By: Alfonso Duro

“We go game by game.” That’s how Diego “El Cholo” Simeone makes sure his players at Atlético Madrid don’t lose focus.

The message is the core of a set of beliefs the Argentine coach has ingrained in his team. He needs his men to keep their eyes on the ball, to grind their teeth when things get tough, and to never let their intensity fade when they are on the pitch. Cholismo has become more than a mantra; it is now a religion, a living philosophy that has taken the Colchoneros to the top of the world and made a legion of Rojiblanco fans as proud as ever of their team.

Beyond the Field, a Social Change: Cholo Simeone’s ideals have not only helped Atlético Madrid cut down the distance with Real Madrid and FC Barcelona (despite managing a 10th of the budgets the two Spanish giants usually work with), they have also permeated onto Spanish society. For example, Cholismo has now become the editorial line of Pablo Iglesias and his political party Podemos, the independent force that threatens to bypass the established bipartisan enclave that has ruled Spain since 1982. It has also become an attitude-shaping model for the disenchanted Spanish youth that’s tired of the privileges surrounding the elite, both in soccer and on the streets. The movement has become so big that in 2014 Cholismo was one of the 12 new words that were proposed to receive an entry in the dictionary of the Real Academia Española. Much to the relief of Spanish-language purists, the word was ultimately not accepted, but its consideration shows the power of Simeone’s doctrine; that his team has become the image of the hardworking people of Spain, those who can’t afford the best of the best and who need to go step-by-step through life in order to achieve their dreams.

How Long Can You Go? In his return to Atlético Madrid, Fernando Torres said he had left the team seven years prior because he “needed to win trophies.” Ironically, in that time the Colchoneros won seven major trophies, while Torres lifted only three in his two and a half years at Chelsea, and none at Liverpool.

With Diego Simeone at the helm, the Rojiblancos beat Real Madrid in the Copa del Rey final of 2013, won La Liga in 2014 and also the Super Cup the next summer. In 2012, he had already won the Europa League and the European Super Cup, only months after reaching the club and injecting the squad with his energy and fury. In between all these titles, Atlético was just seconds away from winning their first Champions League, in Lisbon last year.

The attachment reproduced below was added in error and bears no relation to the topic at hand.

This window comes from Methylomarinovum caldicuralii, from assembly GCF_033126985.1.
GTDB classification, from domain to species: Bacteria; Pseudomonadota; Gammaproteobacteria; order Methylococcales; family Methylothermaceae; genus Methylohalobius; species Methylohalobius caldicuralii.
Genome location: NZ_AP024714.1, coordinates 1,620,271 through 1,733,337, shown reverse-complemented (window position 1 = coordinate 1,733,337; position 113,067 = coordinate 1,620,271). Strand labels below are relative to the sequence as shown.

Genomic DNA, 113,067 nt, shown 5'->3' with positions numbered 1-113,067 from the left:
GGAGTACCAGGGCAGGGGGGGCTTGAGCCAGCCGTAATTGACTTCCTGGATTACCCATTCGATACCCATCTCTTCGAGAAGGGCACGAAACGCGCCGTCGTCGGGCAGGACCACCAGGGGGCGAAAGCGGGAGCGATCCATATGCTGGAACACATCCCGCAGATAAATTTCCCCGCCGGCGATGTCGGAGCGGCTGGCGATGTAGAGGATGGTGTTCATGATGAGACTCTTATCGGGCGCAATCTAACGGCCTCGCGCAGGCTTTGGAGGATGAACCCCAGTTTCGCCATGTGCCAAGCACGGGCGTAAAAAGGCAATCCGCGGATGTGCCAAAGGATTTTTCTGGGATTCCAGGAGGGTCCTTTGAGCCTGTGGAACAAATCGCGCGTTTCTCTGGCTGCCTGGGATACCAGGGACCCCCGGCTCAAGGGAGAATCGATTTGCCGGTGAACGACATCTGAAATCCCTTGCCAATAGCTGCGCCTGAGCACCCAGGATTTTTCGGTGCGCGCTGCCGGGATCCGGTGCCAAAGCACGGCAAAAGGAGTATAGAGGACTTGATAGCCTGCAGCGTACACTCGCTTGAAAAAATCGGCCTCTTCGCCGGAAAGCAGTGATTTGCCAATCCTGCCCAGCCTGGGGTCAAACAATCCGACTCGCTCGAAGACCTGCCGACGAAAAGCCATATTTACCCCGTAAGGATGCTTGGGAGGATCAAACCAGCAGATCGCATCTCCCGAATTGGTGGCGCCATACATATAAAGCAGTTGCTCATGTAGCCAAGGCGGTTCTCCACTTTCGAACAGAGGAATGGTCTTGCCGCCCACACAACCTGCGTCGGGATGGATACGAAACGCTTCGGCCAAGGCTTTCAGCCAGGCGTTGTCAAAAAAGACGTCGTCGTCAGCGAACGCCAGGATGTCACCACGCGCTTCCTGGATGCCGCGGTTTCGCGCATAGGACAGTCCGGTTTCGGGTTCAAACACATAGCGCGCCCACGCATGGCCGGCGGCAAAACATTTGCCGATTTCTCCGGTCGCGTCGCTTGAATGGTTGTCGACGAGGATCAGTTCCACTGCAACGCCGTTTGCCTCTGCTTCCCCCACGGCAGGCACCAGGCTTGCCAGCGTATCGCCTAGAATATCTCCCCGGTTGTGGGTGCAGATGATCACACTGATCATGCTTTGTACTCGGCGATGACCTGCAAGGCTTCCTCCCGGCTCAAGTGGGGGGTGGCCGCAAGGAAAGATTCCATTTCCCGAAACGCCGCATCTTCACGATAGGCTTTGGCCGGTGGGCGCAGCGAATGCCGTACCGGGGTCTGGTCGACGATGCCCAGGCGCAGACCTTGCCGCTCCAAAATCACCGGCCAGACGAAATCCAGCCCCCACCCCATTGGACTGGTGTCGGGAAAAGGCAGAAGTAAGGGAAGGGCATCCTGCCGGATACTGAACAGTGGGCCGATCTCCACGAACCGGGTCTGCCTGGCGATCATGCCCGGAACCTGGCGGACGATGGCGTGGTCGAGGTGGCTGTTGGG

But how long can the team stay at this level? Atlético has systematically sold its best players year after year, but somehow managed to stay competitive. Since Torres’s departure in 2007, until his return, Forlán, Agüero, Falcao and Costa have come in and out of the squad, all the while confirming one simple fact: that Atlético Madrid is no longer just a stepping-stone club for players looking to (re)launch their careers. If Simeone can convince the core of his squad, still young enough to make the team more competitive in the next few years, the club will continue to thrive amongst the top in Europe.

Koke has already made up his mind. It’s now up to Miranda, Arda, Godin and Griezmann to do the same. The fact that FIFA refuses to acknowledge their superiority can only help El Cholo’s plan to keep the squad together.

Raúl Jiménez, the Black Sheep: Simeone’s psychological game is simple: give 100% on the field and the coach will back you up 100%. This way, the Argentine has managed to keep every player on his squad so motivated that it doesn’t matter who plays: they all perform when on the field. As an example of this, take Arda Turan’s case. In this start of the season, in which Atlético Madrid has topped Real Madrid five times, Simeone’s Turkish delight has not started a single one of those matches. Yet, the team has been able to not let the present European champs breathe for a single second, and when needed, Arda has come to the rescue from the bench.

And so, the question remains on how Simeone will proceed with Mexican striker Raúl Jiménez. He is the only player that has not fully clicked with the squad, and while El Cholo keeps reassuring everyone that he will remain—and flourish—on the team, pundits from across the globe are not so sure about the likeliness of the youngster succeeding in Madrid.

With Torres back in the team, Jiménez will face even tougher competition and enjoy less playing time. The kid wants to tough it out (which is a sign of fortitude within the realm of Cholismo), but perhaps next summer it is time to find a new club. Either way, Simeone will find the most tactful way to deal with the Mexican, as he’s done in the past with players like Salvio, Alderweireld, Insúa and others that never really fit at Vicente Calderón.

Alfonso Duro is a Spanish freelance writer. When he's not managing Google's agency in the United Arab Emirates (his current job), chances are he's watching and writing about soccer.